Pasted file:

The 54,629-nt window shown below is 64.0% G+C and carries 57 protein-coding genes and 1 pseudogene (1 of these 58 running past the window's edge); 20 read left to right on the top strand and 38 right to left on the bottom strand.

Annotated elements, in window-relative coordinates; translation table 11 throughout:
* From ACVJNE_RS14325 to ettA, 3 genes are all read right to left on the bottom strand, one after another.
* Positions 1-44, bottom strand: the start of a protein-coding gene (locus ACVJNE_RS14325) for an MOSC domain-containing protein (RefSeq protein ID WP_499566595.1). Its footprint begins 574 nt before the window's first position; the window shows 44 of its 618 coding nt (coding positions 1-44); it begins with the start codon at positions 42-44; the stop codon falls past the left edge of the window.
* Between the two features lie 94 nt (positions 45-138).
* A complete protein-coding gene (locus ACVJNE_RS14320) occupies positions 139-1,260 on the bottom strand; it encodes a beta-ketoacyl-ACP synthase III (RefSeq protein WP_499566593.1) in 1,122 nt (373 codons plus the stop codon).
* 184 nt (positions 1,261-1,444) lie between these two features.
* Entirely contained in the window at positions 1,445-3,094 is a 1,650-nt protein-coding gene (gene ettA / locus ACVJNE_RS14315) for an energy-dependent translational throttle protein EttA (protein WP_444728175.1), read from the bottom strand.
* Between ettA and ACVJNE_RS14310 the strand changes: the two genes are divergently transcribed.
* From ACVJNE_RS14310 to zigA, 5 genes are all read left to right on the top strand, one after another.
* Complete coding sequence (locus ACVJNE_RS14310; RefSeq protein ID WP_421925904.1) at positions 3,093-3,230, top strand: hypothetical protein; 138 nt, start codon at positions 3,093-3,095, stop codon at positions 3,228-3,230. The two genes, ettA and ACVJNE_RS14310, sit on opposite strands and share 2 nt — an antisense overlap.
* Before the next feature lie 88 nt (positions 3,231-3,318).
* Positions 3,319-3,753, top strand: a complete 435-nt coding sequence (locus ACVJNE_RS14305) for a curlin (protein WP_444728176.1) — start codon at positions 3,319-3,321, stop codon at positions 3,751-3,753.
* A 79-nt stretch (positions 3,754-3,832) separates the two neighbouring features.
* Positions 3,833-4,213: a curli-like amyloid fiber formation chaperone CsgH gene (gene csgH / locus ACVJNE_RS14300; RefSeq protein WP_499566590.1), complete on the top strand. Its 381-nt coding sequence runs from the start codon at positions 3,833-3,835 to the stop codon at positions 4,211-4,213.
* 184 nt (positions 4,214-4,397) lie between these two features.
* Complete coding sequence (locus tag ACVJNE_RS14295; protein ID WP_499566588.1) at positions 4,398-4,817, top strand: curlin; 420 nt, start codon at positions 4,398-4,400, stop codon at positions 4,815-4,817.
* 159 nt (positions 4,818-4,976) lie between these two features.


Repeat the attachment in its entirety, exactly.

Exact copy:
The 54,629-nt window shown below is 64.0% G+C and carries 57 protein-coding genes and 1 pseudogene (1 of these 58 running past the window's edge); 20 read left to right on the top strand and 38 right to left on the bottom strand.

Annotated elements, in window-relative coordinates; translation table 11 throughout:
* From ACVJNE_RS14325 to ettA, 3 genes are all read right to left on the bottom strand, one after another.
* Positions 1-44, bottom strand: the start of a protein-coding gene (locus ACVJNE_RS14325) for an MOSC domain-containing protein (RefSeq protein ID WP_499566595.1). Its footprint begins 574 nt before the window's first position; the window shows 44 of its 618 coding nt (coding positions 1-44); it begins with the start codon at positions 42-44; the stop codon falls past the left edge of the window.
* Between the two features lie 94 nt (positions 45-138).
* A complete protein-coding gene (locus ACVJNE_RS14320) occupies positions 139-1,260 on the bottom strand; it encodes a beta-ketoacyl-ACP synthase III (RefSeq protein WP_499566593.1) in 1,122 nt (373 codons plus the stop codon).
* 184 nt (positions 1,261-1,444) lie between these two features.
* Entirely contained in the window at positions 1,445-3,094 is a 1,650-nt protein-coding gene (gene ettA / locus ACVJNE_RS14315) for an energy-dependent translational throttle protein EttA (protein WP_444728175.1), read from the bottom strand.
* Between ettA and ACVJNE_RS14310 the strand changes: the two genes are divergently transcribed.
* From ACVJNE_RS14310 to zigA, 5 genes are all read left to right on the top strand, one after another.
* Complete coding sequence (locus ACVJNE_RS14310; RefSeq protein ID WP_421925904.1) at positions 3,093-3,230, top strand: hypothetical protein; 138 nt, start codon at positions 3,093-3,095, stop codon at positions 3,228-3,230. The two genes, ettA and ACVJNE_RS14310, sit on opposite strands and share 2 nt — an antisense overlap.
* Before the next feature lie 88 nt (positions 3,231-3,318).
* Positions 3,319-3,753, top strand: a complete 435-nt coding sequence (locus ACVJNE_RS14305) for a curlin (protein WP_444728176.1) — start codon at positions 3,319-3,321, stop codon at positions 3,751-3,753.
* A 79-nt stretch (positions 3,754-3,832) separates the two neighbouring features.
* Positions 3,833-4,213: a curli-like amyloid fiber formation chaperone CsgH gene (gene csgH / locus ACVJNE_RS14300; RefSeq protein WP_499566590.1), complete on the top strand. Its 381-nt coding sequence runs from the start codon at positions 3,833-3,835 to the stop codon at positions 4,211-4,213.
* 184 nt (positions 4,214-4,397) lie between these two features.
* Complete coding sequence (locus tag ACVJNE_RS14295; protein ID WP_499566588.1) at positions 4,398-4,817, top strand: curlin; 420 nt, start codon at positions 4,398-4,400, stop codon at positions 4,815-4,817.
* 159 nt (positions 4,818-4,976) lie between these two features.